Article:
52         void GridView_RowDataBound(object sender, GridViewRowEventArgs e)
   53         {
   54             if (sender == null || e.Row.RowType != DataControlRowType.Header)
   55             {
   56                 return;
   57             }
   58 
   59             SPGridView grid = sender as SPGridView;
   60 
   61             if (String.IsNullOrEmpty(grid.FilterFieldName))
   62             {
   63                 return;
   64             }
   65 
   66             // Show icon on filtered column
   67             for (int i = 0; i < grid.Columns.Count; i++)
   68             {
   69                 DataControlField field = grid.Columns[i];
   70 
   71                 if (field.SortExpression == grid.FilterFieldName)
   72                 {
   73                     Image filterIcon = new Image();
   74                     filterIcon.ImageUrl = "/_layouts/images/filter.gif";
   75                     filterIcon.Style[HtmlTextWriterStyle.MarginLeft] = "2px";
   76 
   77                     // If we simply add the image to the header cell it will
   78                     // be placed in front of the title, which is not how it
   79                     // looks in standard SharePoint. We fix this by the code
   80                     // below.
   81                     Literal headerText = new Literal();
   82                     headerText.Text = field.HeaderText;
   83 
   84                     PlaceHolder panel = new PlaceHolder();
   85                     panel.Controls.Add(headerText);
   86                     panel.Controls.Add(filterIcon);
   87 
   88                     e.Row.Cells[i].Controls[0].Controls.Add(panel);
   89 
   90                     break;
   91                 }
   92             }
   93         }
   94 


   95         void GridView_Sorting(object sender, GridViewSortEventArgs e)
   96         {
   97             // sorting loses the FilterExpression, so we have to restore it
   98             if (ViewState["FilterExpression"] != null)
   99             {
  100                 DataSource.FilterExpression = (string)ViewState["FilterExpression"];
  101             }
  102         }
  103 
  104         void DataSource_Filtering(object sender, ObjectDataSourceFilteringEventArgs e)
  105         {
  106             // save the filter expression built when we add a filter, so we can restore it when sort blows it away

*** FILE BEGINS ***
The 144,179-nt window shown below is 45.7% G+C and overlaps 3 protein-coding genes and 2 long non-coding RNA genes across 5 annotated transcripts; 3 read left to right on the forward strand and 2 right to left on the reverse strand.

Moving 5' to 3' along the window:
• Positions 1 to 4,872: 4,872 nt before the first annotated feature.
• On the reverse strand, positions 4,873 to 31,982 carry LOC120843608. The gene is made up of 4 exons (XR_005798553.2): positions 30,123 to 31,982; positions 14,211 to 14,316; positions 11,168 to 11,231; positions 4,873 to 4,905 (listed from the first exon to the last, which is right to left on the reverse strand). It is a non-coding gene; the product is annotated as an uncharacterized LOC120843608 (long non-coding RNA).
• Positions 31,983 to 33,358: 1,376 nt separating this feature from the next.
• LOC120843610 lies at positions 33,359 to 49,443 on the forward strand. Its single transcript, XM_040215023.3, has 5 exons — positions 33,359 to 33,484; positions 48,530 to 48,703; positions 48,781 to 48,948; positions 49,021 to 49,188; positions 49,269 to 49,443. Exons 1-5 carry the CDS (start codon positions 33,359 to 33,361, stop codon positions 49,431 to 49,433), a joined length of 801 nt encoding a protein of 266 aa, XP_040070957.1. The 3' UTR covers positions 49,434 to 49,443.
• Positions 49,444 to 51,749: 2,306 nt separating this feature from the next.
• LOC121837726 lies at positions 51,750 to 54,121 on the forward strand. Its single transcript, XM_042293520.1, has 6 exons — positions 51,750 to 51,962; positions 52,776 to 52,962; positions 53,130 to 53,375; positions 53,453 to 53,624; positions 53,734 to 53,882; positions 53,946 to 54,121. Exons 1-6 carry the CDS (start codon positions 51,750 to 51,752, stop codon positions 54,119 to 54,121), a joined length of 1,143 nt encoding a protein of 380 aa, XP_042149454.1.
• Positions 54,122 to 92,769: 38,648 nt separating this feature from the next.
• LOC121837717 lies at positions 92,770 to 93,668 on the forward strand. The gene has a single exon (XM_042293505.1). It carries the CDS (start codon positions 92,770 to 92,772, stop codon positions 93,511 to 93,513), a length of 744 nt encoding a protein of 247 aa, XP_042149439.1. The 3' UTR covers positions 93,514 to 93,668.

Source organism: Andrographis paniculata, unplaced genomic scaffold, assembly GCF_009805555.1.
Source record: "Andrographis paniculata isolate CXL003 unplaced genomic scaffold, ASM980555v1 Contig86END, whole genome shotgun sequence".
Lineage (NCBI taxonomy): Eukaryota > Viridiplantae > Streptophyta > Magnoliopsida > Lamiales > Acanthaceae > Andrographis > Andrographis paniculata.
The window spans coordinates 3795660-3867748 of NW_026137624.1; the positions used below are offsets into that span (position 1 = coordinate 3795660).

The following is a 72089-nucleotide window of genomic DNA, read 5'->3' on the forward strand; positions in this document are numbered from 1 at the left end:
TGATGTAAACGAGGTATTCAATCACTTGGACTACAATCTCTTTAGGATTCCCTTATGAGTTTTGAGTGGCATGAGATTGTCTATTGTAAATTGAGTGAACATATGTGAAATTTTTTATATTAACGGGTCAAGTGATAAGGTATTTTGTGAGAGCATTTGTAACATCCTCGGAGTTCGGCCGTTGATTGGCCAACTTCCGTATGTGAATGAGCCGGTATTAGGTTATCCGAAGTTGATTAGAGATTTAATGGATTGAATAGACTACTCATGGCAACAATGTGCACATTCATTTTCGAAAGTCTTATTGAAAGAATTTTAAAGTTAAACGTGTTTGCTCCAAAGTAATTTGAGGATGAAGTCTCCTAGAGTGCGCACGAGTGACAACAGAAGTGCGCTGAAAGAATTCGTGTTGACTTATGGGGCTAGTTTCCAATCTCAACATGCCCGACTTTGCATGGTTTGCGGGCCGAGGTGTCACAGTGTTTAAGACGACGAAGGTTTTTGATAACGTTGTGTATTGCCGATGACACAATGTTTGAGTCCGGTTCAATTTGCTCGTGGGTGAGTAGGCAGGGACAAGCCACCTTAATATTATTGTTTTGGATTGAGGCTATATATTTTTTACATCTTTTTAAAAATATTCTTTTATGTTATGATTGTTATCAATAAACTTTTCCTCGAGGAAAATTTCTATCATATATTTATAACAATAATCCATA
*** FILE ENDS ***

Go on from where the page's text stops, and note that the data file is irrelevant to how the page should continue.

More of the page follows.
107             ViewState["FilterExpression"] = ((ObjectDataSourceView)sender).FilterExpression;
  108         }
  109 
  110         protected override void LoadViewState(object savedState)
  111         {
  112             base.LoadViewState(savedState);
  113 
  114             // clear the saved filter so we don't restore it if the user sorts
  115             if (Context.Request.Form["__EVENTARGUMENT"] != null &&
  116                  Context.Request.Form["__EVENTARGUMENT"].EndsWith("__ClearFilter__"))
  117             {
  118                 // Clear FilterExpression
  119                 ViewState.Remove("FilterExpression");
  120             }
  121         }
  122 


  123         void DataSource_ObjectCreating(object sender, ObjectDataSourceEventArgs e)
  124         {
  125             // called by the ObjectDataSource to create an instance of this object
  126             e.ObjectInstance = this;
  127         }
  128 
  129         protected override void CreateChildControls()
  130         {
  131             // add the ObjectDataSource and SPGridView as children
  132             base.CreateChildControls();
  133             this.Controls.Add(DataSource);
  134             this.Controls.Add(GridView);
  135         }
  136 
  137         protected override void OnLoad(EventArgs e)
  138         {
  139             base.OnLoad(e);
  140             this.EnsureChildControls();
  141         }
  142 
  143         public DataTable SelectData()
  144         {
  145             var e = new GetDataEventArgs();
  146             OnGetData(e);
  147             return e.DataTable;
  148         }
  149 


  150         #region GetData event+args
  151         public class GetDataEventArgs : EventArgs
  152         {
  153             public DataTable DataTable { get; set; }
  154         }
  155         public event EventHandler<GetDataEventArgs> GetData;
  156         protected virtual void OnGetData(GetDataEventArgs e)
  157         {
  158             EventHandler<GetDataEventArgs> eh = GetData;
  159             if (null != eh)
  160             {
  161                 eh(this, e);
  162             }
  163         }
  164         #endregion
  165     }
  166 }

Basically, it’s a UserControl with an ObjectDataSource and SPGridView wired together and with the events needed to get full sorting/filtering working already in place. To use this, all you have to do in your webpart is:

  • Create an instance of SmartSPGridView
  • Hook the GetData